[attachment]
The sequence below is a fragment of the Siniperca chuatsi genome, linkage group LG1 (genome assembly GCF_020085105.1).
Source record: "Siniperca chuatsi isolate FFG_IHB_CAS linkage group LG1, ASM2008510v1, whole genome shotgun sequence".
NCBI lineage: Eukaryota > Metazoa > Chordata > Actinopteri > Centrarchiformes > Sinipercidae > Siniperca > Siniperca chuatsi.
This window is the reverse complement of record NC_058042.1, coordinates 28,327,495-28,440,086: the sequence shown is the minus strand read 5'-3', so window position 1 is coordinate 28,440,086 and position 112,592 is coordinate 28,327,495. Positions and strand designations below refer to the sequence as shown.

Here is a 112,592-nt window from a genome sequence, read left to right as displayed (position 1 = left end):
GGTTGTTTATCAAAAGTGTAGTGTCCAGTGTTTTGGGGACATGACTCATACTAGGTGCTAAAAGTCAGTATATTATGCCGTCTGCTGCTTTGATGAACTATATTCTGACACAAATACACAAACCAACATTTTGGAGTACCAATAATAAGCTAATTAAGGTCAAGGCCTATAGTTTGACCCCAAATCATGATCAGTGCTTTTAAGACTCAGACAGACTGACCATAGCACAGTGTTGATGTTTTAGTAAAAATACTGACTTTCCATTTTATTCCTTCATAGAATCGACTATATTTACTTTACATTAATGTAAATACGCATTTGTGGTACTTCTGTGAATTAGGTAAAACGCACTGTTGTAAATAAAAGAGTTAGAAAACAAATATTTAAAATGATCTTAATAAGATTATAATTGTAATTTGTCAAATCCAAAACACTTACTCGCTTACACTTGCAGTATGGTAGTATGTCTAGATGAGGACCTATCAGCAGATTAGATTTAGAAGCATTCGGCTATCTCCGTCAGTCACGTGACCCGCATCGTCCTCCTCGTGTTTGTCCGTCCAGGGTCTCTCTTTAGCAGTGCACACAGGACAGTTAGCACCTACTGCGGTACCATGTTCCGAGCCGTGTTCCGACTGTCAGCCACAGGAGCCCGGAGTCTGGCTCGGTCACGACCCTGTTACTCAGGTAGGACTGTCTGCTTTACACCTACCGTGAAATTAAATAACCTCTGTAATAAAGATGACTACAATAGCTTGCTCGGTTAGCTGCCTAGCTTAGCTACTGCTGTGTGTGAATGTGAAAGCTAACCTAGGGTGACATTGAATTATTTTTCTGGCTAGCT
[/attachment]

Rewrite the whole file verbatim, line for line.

The sequence below is a fragment of the Siniperca chuatsi genome, linkage group LG1 (genome assembly GCF_020085105.1).
Source record: "Siniperca chuatsi isolate FFG_IHB_CAS linkage group LG1, ASM2008510v1, whole genome shotgun sequence".
NCBI lineage: Eukaryota > Metazoa > Chordata > Actinopteri > Centrarchiformes > Sinipercidae > Siniperca > Siniperca chuatsi.
This window is the reverse complement of record NC_058042.1, coordinates 28,327,495-28,440,086: the sequence shown is the minus strand read 5'-3', so window position 1 is coordinate 28,440,086 and position 112,592 is coordinate 28,327,495. Positions and strand designations below refer to the sequence as shown.

Here is a 112,592-nt window from a genome sequence, read left to right as displayed (position 1 = left end):
GGTTGTTTATCAAAAGTGTAGTGTCCAGTGTTTTGGGGACATGACTCATACTAGGTGCTAAAAGTCAGTATATTATGCCGTCTGCTGCTTTGATGAACTATATTCTGACACAAATACACAAACCAACATTTTGGAGTACCAATAATAAGCTAATTAAGGTCAAGGCCTATAGTTTGACCCCAAATCATGATCAGTGCTTTTAAGACTCAGACAGACTGACCATAGCACAGTGTTGATGTTTTAGTAAAAATACTGACTTTCCATTTTATTCCTTCATAGAATCGACTATATTTACTTTACATTAATGTAAATACGCATTTGTGGTACTTCTGTGAATTAGGTAAAACGCACTGTTGTAAATAAAAGAGTTAGAAAACAAATATTTAAAATGATCTTAATAAGATTATAATTGTAATTTGTCAAATCCAAAACACTTACTCGCTTACACTTGCAGTATGGTAGTATGTCTAGATGAGGACCTATCAGCAGATTAGATTTAGAAGCATTCGGCTATCTCCGTCAGTCACGTGACCCGCATCGTCCTCCTCGTGTTTGTCCGTCCAGGGTCTCTCTTTAGCAGTGCACACAGGACAGTTAGCACCTACTGCGGTACCATGTTCCGAGCCGTGTTCCGACTGTCAGCCACAGGAGCCCGGAGTCTGGCTCGGTCACGACCCTGTTACTCAGGTAGGACTGTCTGCTTTACACCTACCGTGAAATTAAATAACCTCTGTAATAAAGATGACTACAATAGCTTGCTCGGTTAGCTGCCTAGCTTAGCTACTGCTGTGTGTGAATGTGAAAGCTAACCTAGGGTGACATTGAATTATTTTTCTGGCTAGCT